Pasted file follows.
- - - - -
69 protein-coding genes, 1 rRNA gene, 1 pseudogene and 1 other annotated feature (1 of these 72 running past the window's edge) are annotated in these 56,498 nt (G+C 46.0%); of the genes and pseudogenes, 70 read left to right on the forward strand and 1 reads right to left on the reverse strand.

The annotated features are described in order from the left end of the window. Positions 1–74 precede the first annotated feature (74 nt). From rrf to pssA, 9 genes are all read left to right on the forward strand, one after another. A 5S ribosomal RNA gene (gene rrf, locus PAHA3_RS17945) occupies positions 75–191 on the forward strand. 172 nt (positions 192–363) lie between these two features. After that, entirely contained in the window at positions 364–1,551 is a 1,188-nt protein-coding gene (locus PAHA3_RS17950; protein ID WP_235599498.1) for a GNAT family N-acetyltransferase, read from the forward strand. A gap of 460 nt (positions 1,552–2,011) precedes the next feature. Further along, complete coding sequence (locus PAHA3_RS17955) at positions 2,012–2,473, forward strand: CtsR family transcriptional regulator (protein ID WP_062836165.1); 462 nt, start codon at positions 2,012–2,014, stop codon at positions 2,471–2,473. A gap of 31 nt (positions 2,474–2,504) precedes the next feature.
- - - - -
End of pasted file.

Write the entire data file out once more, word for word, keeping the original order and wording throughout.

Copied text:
69 protein-coding genes, 1 rRNA gene, 1 pseudogene and 1 other annotated feature (1 of these 72 running past the window's edge) are annotated in these 56,498 nt (G+C 46.0%); of the genes and pseudogenes, 70 read left to right on the forward strand and 1 reads right to left on the reverse strand.

The annotated features are described in order from the left end of the window. Positions 1–74 precede the first annotated feature (74 nt). From rrf to pssA, 9 genes are all read left to right on the forward strand, one after another. A 5S ribosomal RNA gene (gene rrf, locus PAHA3_RS17945) occupies positions 75–191 on the forward strand. 172 nt (positions 192–363) lie between these two features. After that, entirely contained in the window at positions 364–1,551 is a 1,188-nt protein-coding gene (locus PAHA3_RS17950; protein ID WP_235599498.1) for a GNAT family N-acetyltransferase, read from the forward strand. A gap of 460 nt (positions 1,552–2,011) precedes the next feature. Further along, complete coding sequence (locus PAHA3_RS17955) at positions 2,012–2,473, forward strand: CtsR family transcriptional regulator (protein ID WP_062836165.1); 462 nt, start codon at positions 2,012–2,014, stop codon at positions 2,471–2,473. A gap of 31 nt (positions 2,474–2,504) precedes the next feature.